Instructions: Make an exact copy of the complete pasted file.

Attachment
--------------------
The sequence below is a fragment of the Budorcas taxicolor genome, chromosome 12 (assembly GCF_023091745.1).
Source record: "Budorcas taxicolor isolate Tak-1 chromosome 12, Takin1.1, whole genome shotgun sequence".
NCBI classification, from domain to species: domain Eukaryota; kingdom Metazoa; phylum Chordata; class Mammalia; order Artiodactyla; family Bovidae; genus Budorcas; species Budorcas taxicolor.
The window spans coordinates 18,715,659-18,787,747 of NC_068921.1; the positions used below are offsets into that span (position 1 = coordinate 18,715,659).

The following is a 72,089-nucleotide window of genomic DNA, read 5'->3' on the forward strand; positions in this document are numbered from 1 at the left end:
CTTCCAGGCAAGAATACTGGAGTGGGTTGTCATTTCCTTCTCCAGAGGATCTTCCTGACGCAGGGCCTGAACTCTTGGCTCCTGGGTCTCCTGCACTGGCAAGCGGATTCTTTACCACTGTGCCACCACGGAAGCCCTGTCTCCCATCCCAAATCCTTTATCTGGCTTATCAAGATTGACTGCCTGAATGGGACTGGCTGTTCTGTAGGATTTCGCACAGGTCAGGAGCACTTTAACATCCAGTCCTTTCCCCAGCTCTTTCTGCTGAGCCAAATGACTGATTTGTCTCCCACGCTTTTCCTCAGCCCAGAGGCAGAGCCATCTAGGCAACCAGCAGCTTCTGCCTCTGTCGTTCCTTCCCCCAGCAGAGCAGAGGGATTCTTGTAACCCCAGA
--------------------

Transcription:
The sequence below is a fragment of the Budorcas taxicolor genome, chromosome 12 (assembly GCF_023091745.1).
Source record: "Budorcas taxicolor isolate Tak-1 chromosome 12, Takin1.1, whole genome shotgun sequence".
NCBI classification, from domain to species: domain Eukaryota; kingdom Metazoa; phylum Chordata; class Mammalia; order Artiodactyla; family Bovidae; genus Budorcas; species Budorcas taxicolor.
The window spans coordinates 18,715,659-18,787,747 of NC_068921.1; the positions used below are offsets into that span (position 1 = coordinate 18,715,659).

The following is a 72,089-nucleotide window of genomic DNA, read 5'->3' on the forward strand; positions in this document are numbered from 1 at the left end:
CTTCCAGGCAAGAATACTGGAGTGGGTTGTCATTTCCTTCTCCAGAGGATCTTCCTGACGCAGGGCCTGAACTCTTGGCTCCTGGGTCTCCTGCACTGGCAAGCGGATTCTTTACCACTGTGCCACCACGGAAGCCCTGTCTCCCATCCCAAATCCTTTATCTGGCTTATCAAGATTGACTGCCTGAATGGGACTGGCTGTTCTGTAGGATTTCGCACAGGTCAGGAGCACTTTAACATCCAGTCCTTTCCCCAGCTCTTTCTGCTGAGCCAAATGACTGATTTGTCTCCCACGCTTTTCCTCAGCCCAGAGGCAGAGCCATCTAGGCAACCAGCAGCTTCTGCCTCTGTCGTTCCTTCCCCCAGCAGAGCAGAGGGATTCTTGTAACCCCAGA